Makhaya Ntini and Andre Nel once more demolished the West Indies top order to tighten South Africa's stranglehold on the fourth morning of the third Test yesterday.
The notoriously fragile West Indies batting suffered its habitual meltdown as South Africa swept towards an overwhelming, series-clinching victory on the fourth day of the third Test yesterday.
The victory, by an innings and 86 runs, followed their win by eight wickets in the second Test after the first was drawn. The last Test, now irrelevant, starts in Antigua on Friday.
Behind by 252 when South Africa declared their first innings at 548 for nine a half-hour into the day, the first three West Indies were swept away for 17 in the space of four balls by Makhaya Ntini and Andre Nel and were not allowed to recover by their rampant opponents who secured an impregnable 2-0 lead in the series with one match remaining.
They were dismissed on a true pitch for 166 in 54.2 overs 55 minutes after tea with the highest score of 68 coming from the No 8, wicket-keeper Courtney Browne. Man of the match Nel, the big fast bowler, finished with six for 32, among them Brian Lara for the eighth time in six Tests, lbw for 13, bringing his match figures to 10 for 88 and his tally in the series to 17.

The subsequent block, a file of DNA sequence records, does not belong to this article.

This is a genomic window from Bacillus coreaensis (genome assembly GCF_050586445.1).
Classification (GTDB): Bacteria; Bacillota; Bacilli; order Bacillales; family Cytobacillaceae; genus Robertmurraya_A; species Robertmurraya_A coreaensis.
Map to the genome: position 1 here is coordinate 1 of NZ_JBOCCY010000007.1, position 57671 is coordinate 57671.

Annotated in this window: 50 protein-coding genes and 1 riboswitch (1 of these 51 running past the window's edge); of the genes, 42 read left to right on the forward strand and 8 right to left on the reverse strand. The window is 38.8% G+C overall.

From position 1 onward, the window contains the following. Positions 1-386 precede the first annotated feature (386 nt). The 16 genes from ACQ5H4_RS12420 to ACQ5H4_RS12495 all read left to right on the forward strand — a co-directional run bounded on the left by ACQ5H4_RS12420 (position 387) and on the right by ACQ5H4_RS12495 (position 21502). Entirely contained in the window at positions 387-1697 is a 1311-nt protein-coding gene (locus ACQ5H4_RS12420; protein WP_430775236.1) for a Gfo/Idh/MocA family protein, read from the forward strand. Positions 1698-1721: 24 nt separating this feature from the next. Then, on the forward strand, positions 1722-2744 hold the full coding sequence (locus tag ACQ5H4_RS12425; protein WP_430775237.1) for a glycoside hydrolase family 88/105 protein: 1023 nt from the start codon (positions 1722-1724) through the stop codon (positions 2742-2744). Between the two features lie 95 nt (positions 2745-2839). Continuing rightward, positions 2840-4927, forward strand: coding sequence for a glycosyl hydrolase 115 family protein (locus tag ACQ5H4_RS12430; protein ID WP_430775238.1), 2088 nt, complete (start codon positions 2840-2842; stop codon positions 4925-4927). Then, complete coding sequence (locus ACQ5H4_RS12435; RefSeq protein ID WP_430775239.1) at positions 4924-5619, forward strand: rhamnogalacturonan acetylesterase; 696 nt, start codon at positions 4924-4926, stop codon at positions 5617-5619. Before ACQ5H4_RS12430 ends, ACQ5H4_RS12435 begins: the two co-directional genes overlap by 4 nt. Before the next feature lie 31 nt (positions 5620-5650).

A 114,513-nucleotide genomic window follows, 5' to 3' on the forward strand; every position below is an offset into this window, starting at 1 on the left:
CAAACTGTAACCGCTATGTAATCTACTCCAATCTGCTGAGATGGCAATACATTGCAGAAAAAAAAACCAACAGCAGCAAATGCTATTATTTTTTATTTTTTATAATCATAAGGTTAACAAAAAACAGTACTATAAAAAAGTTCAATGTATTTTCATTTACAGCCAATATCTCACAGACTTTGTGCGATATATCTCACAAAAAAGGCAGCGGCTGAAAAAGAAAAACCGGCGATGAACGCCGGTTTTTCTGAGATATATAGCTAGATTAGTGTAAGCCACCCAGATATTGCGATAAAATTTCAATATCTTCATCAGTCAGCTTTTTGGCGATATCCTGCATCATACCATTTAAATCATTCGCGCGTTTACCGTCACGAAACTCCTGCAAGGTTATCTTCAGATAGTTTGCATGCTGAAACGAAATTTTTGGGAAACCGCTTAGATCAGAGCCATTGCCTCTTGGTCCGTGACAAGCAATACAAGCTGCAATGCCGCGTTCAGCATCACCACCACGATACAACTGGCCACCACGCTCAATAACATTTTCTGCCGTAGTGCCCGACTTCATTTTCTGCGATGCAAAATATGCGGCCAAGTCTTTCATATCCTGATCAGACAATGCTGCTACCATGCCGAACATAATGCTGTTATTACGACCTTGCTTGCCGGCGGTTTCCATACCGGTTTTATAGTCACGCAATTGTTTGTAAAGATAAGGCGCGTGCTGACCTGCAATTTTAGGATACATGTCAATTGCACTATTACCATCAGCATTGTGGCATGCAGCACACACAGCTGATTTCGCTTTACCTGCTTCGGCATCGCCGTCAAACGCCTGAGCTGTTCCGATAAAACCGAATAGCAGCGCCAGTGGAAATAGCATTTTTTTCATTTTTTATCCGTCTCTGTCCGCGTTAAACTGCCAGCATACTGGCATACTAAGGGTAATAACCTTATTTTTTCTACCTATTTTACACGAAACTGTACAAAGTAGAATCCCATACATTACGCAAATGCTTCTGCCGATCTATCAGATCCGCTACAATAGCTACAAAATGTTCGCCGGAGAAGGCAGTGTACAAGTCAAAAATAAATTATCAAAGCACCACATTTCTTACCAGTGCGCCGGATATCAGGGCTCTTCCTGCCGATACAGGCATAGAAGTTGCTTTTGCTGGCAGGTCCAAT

Ntini's two for 40 boosted his series tally to 16, following his record 13 in the second Test.
It was the West Indies' fourth successive defeat at Kensington Oval where they were unbeaten for 59 years between 1935 and 1994.
Ntini despatched Chris Gayle and Ramnaresh Sarwan with the fifth and sixth balls of the sixth over and Nel removed Wavell Hinds two balls later, all to slip catches, as the West Indies subsided to 17 for three.
They were 12 for three in the first innings when Lara hit his scintillating 196 but the left-hander could not repeat the feat this time, Nel removing him after an hour and 10 minutes of careful defence.
When Nel dismissed captain Shivnarine Chanderpaul, also lbw for 31 in his next over, the West Indies were 63 for five and only Browne's aggression, including four sixes, delayed the South Africans.Reuse content